Arsenal 1-3 Manchester United: Wayne Rooney brilliantly demonstrates the value of a ‘false nine’

January 31, 2010

It’s one thing to go out, play to your manager’s orders and get results. It’s an entirely separate thing to go out and score great goals.

And when those two come together, you have perfect football. This doesn’t happen too often – playing to your manager’s orders is often associated with defensive, negative football – the term “X came with a gameplan” has been used in the past few years as a euphemism for “X played for a draw and didn’t look to score themselves”. And great goals are often moments of individual brilliance – a mazy run ending in a fine finish, or a powerful shot from miles out that deceives the goalkeeper and goes in.

But when you combine the two, it’s wonderful to watch. And that’s what United did today, simply by having two plans. Plan one, get the ball to Nani and tell him to run at Clichy. Plan two, tell Rooney to drop deep, pull the centre-backs out of position, and exploit the space with extra runners. The first plan led to the first goal, the second plan led to the third goal, and the second goal was a combination of the two.

This display probably won’t get the praise it deserves, because United were happy to switch off after the third goal, on 52 minutes, and coast to victory. Had they kept on playing, one gets the feeling they could have scored five or six, such was their dominance in wide areas (particularly against Clichy), and the more Arsenal pressed forward, the more United would have been able to exploit their weaknesses.

United dominated the midfield department because, whilst they had a triangle similar to Arsenal’s, United can switch their three players to meet the needs of the game (and the particular stage in the game). As Andy Gray made a big deal of, after about 2o minutes, United swapped Scholes and Carrick, and after that United had the better of the midfield battle. For Arsenal, the three midfield players are clearly-defined: Song is the destroyer, Denilson is the passer, Fabregas provides the driving runs. United’s three do a bit of everything, which created a more compact, solid three today. Ferguson doesn’t deserve a huge amount of credit for the switch – because it was utterly bizarre to have lined up with Scholes as the deepest midfield player. He tried this against Birmingham a few weeks back, and it didn’t work then – so to do so against Arsenal, when Scholes was going to be up against Fabregas, was very odd. Nevertheless, Ferguson understood his mistake and rectified it.

Here, the traditional striker holds the ball up, but the defence is well-stocked against two or three runners

Here, the 'false nine' drags one centre-back out of position, leaving the other covering too large an area in the centre of the pitch

But the real brilliance from United was Wayne Rooney, playing upfront on his own in a positive which us tactical obsessives now call the ‘false nine‘ – a player who is not an ‘out-and-out striker’ playing as a lone forward. In fact, with Arsenal deploying Arshavin similarly, this game demonstrated quite how far the role of the ‘false nine’ has come in a short space of time since Luciano Spalletti’s Roma side began playing without a striker in 2006. Only three years ago, it would be unthinkable to have a Premiership game where the two sides fielding such small, slender players as a lone strikers.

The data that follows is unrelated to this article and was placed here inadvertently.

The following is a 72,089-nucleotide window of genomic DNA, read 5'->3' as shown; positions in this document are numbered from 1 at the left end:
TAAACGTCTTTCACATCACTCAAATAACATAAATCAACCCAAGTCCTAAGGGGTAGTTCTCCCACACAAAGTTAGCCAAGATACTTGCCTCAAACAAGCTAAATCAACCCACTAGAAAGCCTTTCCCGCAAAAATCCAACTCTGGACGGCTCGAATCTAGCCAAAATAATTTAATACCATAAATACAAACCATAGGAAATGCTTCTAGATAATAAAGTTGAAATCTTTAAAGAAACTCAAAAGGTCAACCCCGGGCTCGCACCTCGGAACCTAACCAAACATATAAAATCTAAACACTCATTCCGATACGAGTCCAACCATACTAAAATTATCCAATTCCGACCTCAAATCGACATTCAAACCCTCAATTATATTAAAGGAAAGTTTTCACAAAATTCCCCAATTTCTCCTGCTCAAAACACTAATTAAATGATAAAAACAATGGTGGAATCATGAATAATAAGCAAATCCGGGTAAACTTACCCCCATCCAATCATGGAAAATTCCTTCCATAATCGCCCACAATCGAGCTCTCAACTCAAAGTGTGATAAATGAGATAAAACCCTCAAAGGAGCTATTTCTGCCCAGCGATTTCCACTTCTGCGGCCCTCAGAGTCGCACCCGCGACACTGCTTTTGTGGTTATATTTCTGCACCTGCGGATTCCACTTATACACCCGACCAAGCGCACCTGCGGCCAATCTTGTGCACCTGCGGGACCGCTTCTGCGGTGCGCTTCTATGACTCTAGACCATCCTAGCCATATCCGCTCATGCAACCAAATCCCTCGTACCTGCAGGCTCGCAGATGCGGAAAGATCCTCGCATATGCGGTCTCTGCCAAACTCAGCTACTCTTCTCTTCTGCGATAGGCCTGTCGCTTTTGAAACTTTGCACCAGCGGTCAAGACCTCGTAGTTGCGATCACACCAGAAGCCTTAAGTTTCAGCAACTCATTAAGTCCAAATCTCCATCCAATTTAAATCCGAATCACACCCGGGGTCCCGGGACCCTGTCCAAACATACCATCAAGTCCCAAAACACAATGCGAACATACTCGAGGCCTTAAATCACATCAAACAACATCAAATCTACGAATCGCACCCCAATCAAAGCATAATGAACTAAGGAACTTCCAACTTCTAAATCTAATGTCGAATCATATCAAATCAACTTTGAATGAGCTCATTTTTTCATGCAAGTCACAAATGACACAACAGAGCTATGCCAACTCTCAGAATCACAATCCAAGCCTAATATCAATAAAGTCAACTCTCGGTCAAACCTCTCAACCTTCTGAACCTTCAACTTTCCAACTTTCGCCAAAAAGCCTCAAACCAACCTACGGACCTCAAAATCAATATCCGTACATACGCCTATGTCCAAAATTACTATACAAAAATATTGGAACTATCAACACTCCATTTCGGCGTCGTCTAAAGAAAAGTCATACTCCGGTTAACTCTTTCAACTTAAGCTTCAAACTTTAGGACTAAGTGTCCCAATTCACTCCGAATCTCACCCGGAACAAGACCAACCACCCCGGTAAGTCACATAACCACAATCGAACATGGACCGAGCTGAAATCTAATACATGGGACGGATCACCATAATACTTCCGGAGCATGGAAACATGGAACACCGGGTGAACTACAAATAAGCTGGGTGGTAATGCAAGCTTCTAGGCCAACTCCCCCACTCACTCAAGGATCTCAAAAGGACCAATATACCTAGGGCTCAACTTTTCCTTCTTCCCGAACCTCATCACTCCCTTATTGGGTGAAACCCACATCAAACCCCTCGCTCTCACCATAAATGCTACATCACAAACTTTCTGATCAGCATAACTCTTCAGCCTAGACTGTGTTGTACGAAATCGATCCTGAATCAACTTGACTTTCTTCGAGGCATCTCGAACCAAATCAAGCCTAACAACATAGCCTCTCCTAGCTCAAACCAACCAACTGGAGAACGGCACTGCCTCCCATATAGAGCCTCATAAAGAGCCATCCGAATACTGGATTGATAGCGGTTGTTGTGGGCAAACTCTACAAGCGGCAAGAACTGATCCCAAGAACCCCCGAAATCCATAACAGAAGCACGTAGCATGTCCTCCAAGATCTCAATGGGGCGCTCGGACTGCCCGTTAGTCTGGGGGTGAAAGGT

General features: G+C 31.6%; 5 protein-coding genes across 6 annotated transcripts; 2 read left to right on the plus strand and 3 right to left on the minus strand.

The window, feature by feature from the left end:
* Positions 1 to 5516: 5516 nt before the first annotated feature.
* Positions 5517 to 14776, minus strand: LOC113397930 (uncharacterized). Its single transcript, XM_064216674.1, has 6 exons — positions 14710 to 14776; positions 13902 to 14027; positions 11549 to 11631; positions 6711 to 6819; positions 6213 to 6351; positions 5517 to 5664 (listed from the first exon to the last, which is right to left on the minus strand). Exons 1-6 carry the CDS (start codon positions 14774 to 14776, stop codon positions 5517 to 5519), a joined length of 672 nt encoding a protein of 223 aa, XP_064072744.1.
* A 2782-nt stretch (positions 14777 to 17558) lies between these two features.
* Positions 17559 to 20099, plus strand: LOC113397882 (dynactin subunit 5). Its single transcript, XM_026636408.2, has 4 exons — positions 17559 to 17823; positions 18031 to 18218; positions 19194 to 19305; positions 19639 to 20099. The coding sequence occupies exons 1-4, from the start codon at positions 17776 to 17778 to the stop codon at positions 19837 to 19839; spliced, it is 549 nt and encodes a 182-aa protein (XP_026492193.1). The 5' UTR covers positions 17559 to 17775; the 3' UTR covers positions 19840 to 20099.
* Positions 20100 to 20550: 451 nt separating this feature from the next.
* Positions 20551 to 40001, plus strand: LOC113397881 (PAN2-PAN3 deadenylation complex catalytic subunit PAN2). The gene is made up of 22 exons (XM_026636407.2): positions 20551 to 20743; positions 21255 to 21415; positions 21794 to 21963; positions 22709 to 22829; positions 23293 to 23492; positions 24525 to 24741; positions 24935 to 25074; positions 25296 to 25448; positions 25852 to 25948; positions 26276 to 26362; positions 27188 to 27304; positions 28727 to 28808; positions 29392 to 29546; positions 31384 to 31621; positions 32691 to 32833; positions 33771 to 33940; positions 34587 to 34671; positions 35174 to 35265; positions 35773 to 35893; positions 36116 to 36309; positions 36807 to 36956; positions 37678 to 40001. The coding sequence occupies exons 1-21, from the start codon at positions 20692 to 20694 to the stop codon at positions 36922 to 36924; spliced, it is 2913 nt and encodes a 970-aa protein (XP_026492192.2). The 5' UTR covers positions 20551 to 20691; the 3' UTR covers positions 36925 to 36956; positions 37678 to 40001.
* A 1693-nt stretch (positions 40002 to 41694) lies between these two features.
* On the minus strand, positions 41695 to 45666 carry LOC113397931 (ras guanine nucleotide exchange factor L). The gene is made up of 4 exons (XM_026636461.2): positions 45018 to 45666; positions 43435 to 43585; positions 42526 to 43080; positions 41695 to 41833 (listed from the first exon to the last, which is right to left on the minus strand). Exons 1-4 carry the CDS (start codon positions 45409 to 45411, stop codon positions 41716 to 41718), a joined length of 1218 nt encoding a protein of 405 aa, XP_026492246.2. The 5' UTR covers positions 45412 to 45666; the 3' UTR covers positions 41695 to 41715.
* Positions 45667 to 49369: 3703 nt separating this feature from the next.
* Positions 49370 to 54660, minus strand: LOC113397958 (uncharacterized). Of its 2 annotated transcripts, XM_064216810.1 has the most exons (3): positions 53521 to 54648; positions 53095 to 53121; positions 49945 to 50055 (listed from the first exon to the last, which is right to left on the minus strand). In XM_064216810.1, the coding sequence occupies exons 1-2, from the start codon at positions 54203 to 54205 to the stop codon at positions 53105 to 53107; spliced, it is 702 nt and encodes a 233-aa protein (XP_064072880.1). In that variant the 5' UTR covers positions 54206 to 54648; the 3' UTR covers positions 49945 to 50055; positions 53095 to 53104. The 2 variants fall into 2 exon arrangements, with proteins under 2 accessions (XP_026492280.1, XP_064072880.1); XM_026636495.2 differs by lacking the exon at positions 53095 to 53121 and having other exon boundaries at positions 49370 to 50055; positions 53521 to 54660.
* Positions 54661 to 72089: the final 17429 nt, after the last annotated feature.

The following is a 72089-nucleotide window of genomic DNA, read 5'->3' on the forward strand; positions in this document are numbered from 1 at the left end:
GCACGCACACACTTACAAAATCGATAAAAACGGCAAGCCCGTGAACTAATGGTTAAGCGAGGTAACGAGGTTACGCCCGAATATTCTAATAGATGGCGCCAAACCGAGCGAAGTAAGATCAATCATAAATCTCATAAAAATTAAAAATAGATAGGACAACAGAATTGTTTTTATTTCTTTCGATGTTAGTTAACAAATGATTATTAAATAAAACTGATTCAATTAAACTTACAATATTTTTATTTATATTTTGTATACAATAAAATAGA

Arshavin had a poor game today, despite having the measure of Wes Brown, and is perhaps too concerned with direct running when he has the ball – as a lone forward this often means he has no teammates within 20m, and certainly not within sight. Rooney, however, understands the role brilliantly – coming deep to collect the ball, laying it off to runners exploiting the space the centre-backs have left vacant after following Rooney. The diagrams above left demonstrate this.

This worked perfectly for the second and third goals, both involved Rooney retreating deep into his own half, laying the ball off, and suddenly United had a huge amount of space to exploit.

The first goal is so brilliant because Rooney is the one who finishes the move, but also because Park’s initial ball from inside his own penalty area is so precise. Many players in his position would hoof the ball clear, but Park understands that even 90 metres from the opposition goal, a delicate chip here could set off an attack.

Arsenal didn’t learn from the first half. For Park’s goal, William Gallas had made a mad dash up the pitch – and so when Vermaelen followed Rooney, Arsenal were left without any centre-backs whatsoever, and Clichy was overloaded with players.

And it’s incredibly similar to the goal United scored against Arsenal at the Emirates last season, except with Cristiano Ronaldo operating as the frontman and Rooney operating as a wide player:

The short-term impact of this game will be the probably death of Arsenal’s title hopes, the long-term effect is that it is yet more convincing evidence for the imminent death of the traditional striker at top clubs.

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